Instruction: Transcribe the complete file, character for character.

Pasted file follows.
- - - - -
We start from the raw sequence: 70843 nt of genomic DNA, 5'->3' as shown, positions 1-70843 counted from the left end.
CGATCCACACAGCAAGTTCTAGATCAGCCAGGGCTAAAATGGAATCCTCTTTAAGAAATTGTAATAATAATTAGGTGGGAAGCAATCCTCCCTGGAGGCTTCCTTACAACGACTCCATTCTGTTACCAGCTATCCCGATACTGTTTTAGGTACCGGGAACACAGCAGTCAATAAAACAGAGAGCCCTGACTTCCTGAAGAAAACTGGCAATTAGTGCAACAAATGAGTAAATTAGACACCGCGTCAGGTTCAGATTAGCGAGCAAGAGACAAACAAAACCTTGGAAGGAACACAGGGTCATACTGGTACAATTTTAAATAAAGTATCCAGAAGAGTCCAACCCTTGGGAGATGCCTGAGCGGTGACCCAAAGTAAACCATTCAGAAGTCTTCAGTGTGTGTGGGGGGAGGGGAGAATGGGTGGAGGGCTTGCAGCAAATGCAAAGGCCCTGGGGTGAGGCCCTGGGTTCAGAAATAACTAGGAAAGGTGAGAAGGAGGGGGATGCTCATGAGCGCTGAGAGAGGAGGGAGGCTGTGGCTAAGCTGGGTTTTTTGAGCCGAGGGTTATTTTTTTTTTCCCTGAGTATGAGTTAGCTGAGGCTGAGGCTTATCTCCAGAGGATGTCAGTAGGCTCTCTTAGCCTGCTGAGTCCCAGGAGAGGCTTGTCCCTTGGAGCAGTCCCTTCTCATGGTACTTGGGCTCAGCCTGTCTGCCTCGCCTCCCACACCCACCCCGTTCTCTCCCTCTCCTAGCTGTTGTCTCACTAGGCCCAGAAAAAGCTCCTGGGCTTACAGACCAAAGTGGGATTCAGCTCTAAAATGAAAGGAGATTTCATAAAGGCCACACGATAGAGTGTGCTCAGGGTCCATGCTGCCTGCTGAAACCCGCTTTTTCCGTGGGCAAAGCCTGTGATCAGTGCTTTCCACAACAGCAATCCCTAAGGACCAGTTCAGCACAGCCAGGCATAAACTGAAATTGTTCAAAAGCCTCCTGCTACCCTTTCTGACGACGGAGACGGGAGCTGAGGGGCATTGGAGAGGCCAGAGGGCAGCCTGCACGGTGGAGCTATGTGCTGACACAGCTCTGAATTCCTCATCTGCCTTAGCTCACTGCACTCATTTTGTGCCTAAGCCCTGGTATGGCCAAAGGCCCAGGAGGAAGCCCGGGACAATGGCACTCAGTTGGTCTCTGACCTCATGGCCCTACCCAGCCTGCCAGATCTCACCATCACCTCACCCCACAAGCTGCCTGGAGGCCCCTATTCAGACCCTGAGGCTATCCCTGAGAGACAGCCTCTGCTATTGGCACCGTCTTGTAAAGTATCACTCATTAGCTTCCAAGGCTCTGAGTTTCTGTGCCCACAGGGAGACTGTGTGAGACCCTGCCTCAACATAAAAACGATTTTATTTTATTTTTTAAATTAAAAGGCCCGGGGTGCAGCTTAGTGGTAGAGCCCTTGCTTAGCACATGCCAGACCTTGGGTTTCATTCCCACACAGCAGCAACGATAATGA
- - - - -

We start from the raw sequence: 70843 nt of genomic DNA, 5'->3' as shown, positions 1-70843 counted from the left end.
CGATCCACACAGCAAGTTCTAGATCAGCCAGGGCTAAAATGGAATCCTCTTTAAGAAATTGTAATAATAATTAGGTGGGAAGCAATCCTCCCTGGAGGCTTCCTTACAACGACTCCATTCTGTTACCAGCTATCCCGATACTGTTTTAGGTACCGGGAACACAGCAGTCAATAAAACAGAGAGCCCTGACTTCCTGAAGAAAACTGGCAATTAGTGCAACAAATGAGTAAATTAGACACCGCGTCAGGTTCAGATTAGCGAGCAAGAGACAAACAAAACCTTGGAAGGAACACAGGGTCATACTGGTACAATTTTAAATAAAGTATCCAGAAGAGTCCAACCCTTGGGAGATGCCTGAGCGGTGACCCAAAGTAAACCATTCAGAAGTCTTCAGTGTGTGTGGGGGGAGGGGAGAATGGGTGGAGGGCTTGCAGCAAATGCAAAGGCCCTGGGGTGAGGCCCTGGGTTCAGAAATAACTAGGAAAGGTGAGAAGGAGGGGGATGCTCATGAGCGCTGAGAGAGGAGGGAGGCTGTGGCTAAGCTGGGTTTTTTGAGCCGAGGGTTATTTTTTTTTTCCCTGAGTATGAGTTAGCTGAGGCTGAGGCTTATCTCCAGAGGATGTCAGTAGGCTCTCTTAGCCTGCTGAGTCCCAGGAGAGGCTTGTCCCTTGGAGCAGTCCCTTCTCATGGTACTTGGGCTCAGCCTGTCTGCCTCGCCTCCCACACCCACCCCGTTCTCTCCCTCTCCTAGCTGTTGTCTCACTAGGCCCAGAAAAAGCTCCTGGGCTTACAGACCAAAGTGGGATTCAGCTCTAAAATGAAAGGAGATTTCATAAAGGCCACACGATAGAGTGTGCTCAGGGTCCATGCTGCCTGCTGAAACCCGCTTTTTCCGTGGGCAAAGCCTGTGATCAGTGCTTTCCACAACAGCAATCCCTAAGGACCAGTTCAGCACAGCCAGGCATAAACTGAAATTGTTCAAAAGCCTCCTGCTACCCTTTCTGACGACGGAGACGGGAGCTGAGGGGCATTGGAGAGGCCAGAGGGCAGCCTGCACGGTGGAGCTATGTGCTGACACAGCTCTGAATTCCTCATCTGCCTTAGCTCACTGCACTCATTTTGTGCCTAAGCCCTGGTATGGCCAAAGGCCCAGGAGGAAGCCCGGGACAATGGCACTCAGTTGGTCTCTGACCTCATGGCCCTACCCAGCCTGCCAGATCTCACCATCACCTCACCCCACAAGCTGCCTGGAGGCCCCTATTCAGACCCTGAGGCTATCCCTGAGAGACAGCCTCTGCTATTGGCACCGTCTTGTAAAGTATCACTCATTAGCTTCCAAGGCTCTGAGTTTCTGTGCCCACAGGGAGACTGTGTGAGACCCTGCCTCAACATAAAAACGATTTTATTTTATTTTTTAAATTAAAAGGCCCGGGGTGCAGCTTAGTGGTAGAGCCCTTGCTTAGCACATGCCAGACCTTGGGTTTCATTCCCACACAGCAGCAACGATAATGA